Courtney Stadd (born October 1954)  was President George W. Bush's transition team's director regarding the National Aeronautics and Space Administration (NASA) during 2000 and 2001. He left NASA in 2003 to return to Capitol Solutions, a management consulting firm with aerospace clients seeking government contracts. In 2009 Stadd was convicted for both using his government job at NASA to serve his own financial interests and also for making false statements, and served three years in prison during the aftermath.
Stadd spent more than thirty-five years in the public and private aerospace sectors where he primarily helped draft and implement federal policies and regulations to create new commercial space industries – including launch services, satellite imagery, Global Positioning Satellites, spaceports. In the latter sector, he worked with various ventures in these various industries. Between 1977 and 1980, he was General Manager of the National Space Institute (renamed National Space Society), co-founded by Wernher von Braun, and focused on educating the American public on space exploration.
In 1979, he was managing editor, Space Humanization Review, a scholarly journal devoted to the interdisciplinary study of human settlements of outer space.
During the early 1980s, he worked with several nascent commercial space ventures, including StarStruck, Inc. (renamed American Rocket Company). He obtained one of the first federal government approvals for a commercial rocket. Stadd also helped organize a coalition to support the 1984 Commercial Space Launch Act that established the U.S. Department of Transportation as the lead licensing agency for the commercial launch industry.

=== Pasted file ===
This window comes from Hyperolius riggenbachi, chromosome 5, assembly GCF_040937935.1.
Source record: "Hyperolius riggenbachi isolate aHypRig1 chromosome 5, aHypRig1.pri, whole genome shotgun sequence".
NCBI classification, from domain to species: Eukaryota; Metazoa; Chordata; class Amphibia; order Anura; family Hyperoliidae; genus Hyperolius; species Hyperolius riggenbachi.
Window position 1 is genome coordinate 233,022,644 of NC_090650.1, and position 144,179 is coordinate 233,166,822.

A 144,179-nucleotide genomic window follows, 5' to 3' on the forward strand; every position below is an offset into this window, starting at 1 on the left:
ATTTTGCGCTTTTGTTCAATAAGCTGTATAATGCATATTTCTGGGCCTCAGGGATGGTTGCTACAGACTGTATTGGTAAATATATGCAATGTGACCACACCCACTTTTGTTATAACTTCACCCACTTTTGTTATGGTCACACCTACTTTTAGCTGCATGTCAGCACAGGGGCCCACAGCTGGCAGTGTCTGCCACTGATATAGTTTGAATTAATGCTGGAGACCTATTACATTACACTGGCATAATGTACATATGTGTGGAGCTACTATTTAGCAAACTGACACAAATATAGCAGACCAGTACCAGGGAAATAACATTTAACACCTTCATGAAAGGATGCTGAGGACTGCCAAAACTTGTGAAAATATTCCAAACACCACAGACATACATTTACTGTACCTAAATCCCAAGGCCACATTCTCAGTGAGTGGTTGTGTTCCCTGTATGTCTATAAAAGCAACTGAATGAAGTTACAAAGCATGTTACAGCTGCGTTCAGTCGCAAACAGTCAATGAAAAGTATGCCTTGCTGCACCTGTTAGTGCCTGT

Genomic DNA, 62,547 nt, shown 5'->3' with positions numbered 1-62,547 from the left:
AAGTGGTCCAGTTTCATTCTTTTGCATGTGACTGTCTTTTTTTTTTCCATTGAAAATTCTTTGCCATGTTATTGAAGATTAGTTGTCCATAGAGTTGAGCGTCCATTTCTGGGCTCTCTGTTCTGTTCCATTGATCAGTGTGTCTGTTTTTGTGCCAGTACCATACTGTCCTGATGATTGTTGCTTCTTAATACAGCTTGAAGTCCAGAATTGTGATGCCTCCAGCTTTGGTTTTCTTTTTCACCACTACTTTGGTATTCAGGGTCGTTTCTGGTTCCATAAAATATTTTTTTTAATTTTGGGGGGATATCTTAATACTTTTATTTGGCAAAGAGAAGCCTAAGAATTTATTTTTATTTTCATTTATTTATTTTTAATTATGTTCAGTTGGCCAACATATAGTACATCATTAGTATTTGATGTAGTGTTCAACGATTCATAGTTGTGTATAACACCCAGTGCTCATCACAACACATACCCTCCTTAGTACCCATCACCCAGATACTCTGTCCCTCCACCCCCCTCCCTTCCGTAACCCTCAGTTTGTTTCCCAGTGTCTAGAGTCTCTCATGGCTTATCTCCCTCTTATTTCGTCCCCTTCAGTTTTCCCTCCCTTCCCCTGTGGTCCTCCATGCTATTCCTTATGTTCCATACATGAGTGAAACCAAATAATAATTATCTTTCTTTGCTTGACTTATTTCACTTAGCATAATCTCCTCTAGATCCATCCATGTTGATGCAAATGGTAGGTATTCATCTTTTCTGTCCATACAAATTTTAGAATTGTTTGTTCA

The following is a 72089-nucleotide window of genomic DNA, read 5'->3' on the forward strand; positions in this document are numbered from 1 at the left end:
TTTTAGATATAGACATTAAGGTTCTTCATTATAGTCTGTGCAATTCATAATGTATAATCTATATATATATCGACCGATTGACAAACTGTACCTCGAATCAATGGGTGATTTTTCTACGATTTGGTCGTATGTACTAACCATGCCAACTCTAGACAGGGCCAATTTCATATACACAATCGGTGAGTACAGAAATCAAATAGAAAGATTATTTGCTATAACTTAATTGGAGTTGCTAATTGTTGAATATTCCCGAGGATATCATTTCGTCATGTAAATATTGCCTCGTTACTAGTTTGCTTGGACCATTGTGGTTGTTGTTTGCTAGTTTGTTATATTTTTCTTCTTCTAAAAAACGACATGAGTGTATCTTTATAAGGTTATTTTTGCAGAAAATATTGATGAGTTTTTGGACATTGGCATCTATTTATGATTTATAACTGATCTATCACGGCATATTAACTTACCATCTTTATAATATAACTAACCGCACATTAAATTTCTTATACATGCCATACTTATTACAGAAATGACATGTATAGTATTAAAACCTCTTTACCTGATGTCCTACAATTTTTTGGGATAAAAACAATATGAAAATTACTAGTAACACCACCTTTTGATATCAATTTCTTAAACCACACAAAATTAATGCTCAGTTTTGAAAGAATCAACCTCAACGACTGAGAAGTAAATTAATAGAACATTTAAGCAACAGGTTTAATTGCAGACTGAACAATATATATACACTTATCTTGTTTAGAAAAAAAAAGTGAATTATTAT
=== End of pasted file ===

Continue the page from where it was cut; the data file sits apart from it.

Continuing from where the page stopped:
In the mid-1980s, he was appointed as Special Assistant for Space Commercialization, within the Office of the U.S. Secretary of Commerce. Stadd was helped promote the emergence of a U.S. commercial rocket industry. This culminated in the 1986 Presidential Space Policy Directive that directed that NASA’s Space Shuttle no longer launch satellite missions that do not require human intervention.
Stadd was then appointed as Director of the Office of Commercial Space Transportation within the Office of the Secretary of the U.S. Department of Transportation (DoT). In that capacity, he issued the first set of regulations implementing the 1984 Commercial Space Launch Act, as well as issuing the first license for an American commercial rocket.
From 1989-1992, he was Senior Director, White House National Space Council, where he led inter-agency teams focused on drafting Presidential directives aimed at promoting space commercialization.
After his stint at DoT, he formed a management consulting firm, Maryland-based Capitol Solutions, where he worked with a diverse array of small and large aerospace-related organizations. He went on to head the first term NASA transition team for George W. Bush. He was then named Chief of Staff and White House liaison and remained in that capacity through the Columbia accident (February 2003) and was involved in establishing a fund to support survivors of NASA officials who are killed in the line of duty. At the invitation of Administrator Michael D. Griffin, he went back to NASA HQ in a temporary advisory capacity (April–June 2005) where he helped to design a new career technical position, Associate Administrator, a new senior-level position in the Office of the Administrator.
After leaving his advisory role, Stadd went on to become assistant executive producer for the PBS Television program, Space Shuttle Columbia: Mission of Hope, which was produced under the auspices of Tom Hanks’ Playtone and Herzog Productions. It was shown on PBS in February 2013.
In 2009, Stadd was convicted for both using his government job at NASA to serve his own financial interests and also for making false statements. The convictions involved directing funds to Mississippi State University, which was in turn a client of Stadd's consulting firm. Among other infractions, he signed an agreement while at NASA not to try and enrich personal clients but then he billed M.S.U. for his lobbying services on their behalf while he was at NASA. Despite his subsequent denials, a jury promptly found him guilty during the first trial. Appeals efforts failed afterwards. After Stadd later pleaded guilty during the other prosecution of him for his NASA dealings, he served a three year term in federal prison beginning in early 2011. Stadd was released on January 22, 2014.
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